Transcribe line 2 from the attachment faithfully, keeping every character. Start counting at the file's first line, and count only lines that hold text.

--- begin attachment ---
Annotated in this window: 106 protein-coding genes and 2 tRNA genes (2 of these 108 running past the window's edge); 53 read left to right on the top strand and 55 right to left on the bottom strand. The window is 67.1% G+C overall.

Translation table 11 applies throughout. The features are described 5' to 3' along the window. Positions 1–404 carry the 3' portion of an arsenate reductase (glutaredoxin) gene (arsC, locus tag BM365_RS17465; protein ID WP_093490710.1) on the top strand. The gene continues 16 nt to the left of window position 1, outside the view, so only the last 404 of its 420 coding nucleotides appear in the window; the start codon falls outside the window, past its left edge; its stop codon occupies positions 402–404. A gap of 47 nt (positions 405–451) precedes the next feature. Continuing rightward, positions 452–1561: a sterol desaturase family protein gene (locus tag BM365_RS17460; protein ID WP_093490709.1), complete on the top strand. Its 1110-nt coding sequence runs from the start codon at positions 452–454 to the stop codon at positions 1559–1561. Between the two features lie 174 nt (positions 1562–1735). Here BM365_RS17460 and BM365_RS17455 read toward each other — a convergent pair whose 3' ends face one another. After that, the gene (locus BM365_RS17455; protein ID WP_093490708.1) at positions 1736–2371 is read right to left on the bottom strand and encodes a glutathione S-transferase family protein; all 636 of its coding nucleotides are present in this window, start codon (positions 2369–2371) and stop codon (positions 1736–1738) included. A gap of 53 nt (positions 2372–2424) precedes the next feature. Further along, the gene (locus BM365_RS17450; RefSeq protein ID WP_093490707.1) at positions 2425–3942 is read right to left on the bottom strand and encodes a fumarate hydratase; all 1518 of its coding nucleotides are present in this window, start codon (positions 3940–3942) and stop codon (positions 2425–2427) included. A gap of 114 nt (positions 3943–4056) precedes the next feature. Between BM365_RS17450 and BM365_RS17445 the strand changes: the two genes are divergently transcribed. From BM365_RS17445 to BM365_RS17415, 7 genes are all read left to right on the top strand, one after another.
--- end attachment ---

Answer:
Translation table 11 applies throughout. The features are described 5' to 3' along the window. Positions 1–404 carry the 3' portion of an arsenate reductase (glutaredoxin) gene (arsC, locus tag BM365_RS17465; protein ID WP_093490710.1) on the top strand. The gene continues 16 nt to the left of window position 1, outside the view, so only the last 404 of its 420 coding nucleotides appear in the window; the start codon falls outside the window, past its left edge; its stop codon occupies positions 402–404. A gap of 47 nt (positions 405–451) precedes the next feature. Continuing rightward, positions 452–1561: a sterol desaturase family protein gene (locus tag BM365_RS17460; protein ID WP_093490709.1), complete on the top strand. Its 1110-nt coding sequence runs from the start codon at positions 452–454 to the stop codon at positions 1559–1561. Between the two features lie 174 nt (positions 1562–1735). Here BM365_RS17460 and BM365_RS17455 read toward each other — a convergent pair whose 3' ends face one another. After that, the gene (locus BM365_RS17455; protein ID WP_093490708.1) at positions 1736–2371 is read right to left on the bottom strand and encodes a glutathione S-transferase family protein; all 636 of its coding nucleotides are present in this window, start codon (positions 2369–2371) and stop codon (positions 1736–1738) included. A gap of 53 nt (positions 2372–2424) precedes the next feature. Further along, the gene (locus BM365_RS17450; RefSeq protein ID WP_093490707.1) at positions 2425–3942 is read right to left on the bottom strand and encodes a fumarate hydratase; all 1518 of its coding nucleotides are present in this window, start codon (positions 3940–3942) and stop codon (positions 2425–2427) included. A gap of 114 nt (positions 3943–4056) precedes the next feature. Between BM365_RS17450 and BM365_RS17445 the strand changes: the two genes are divergently transcribed. From BM365_RS17445 to BM365_RS17415, 7 genes are all read left to right on the top strand, one after another.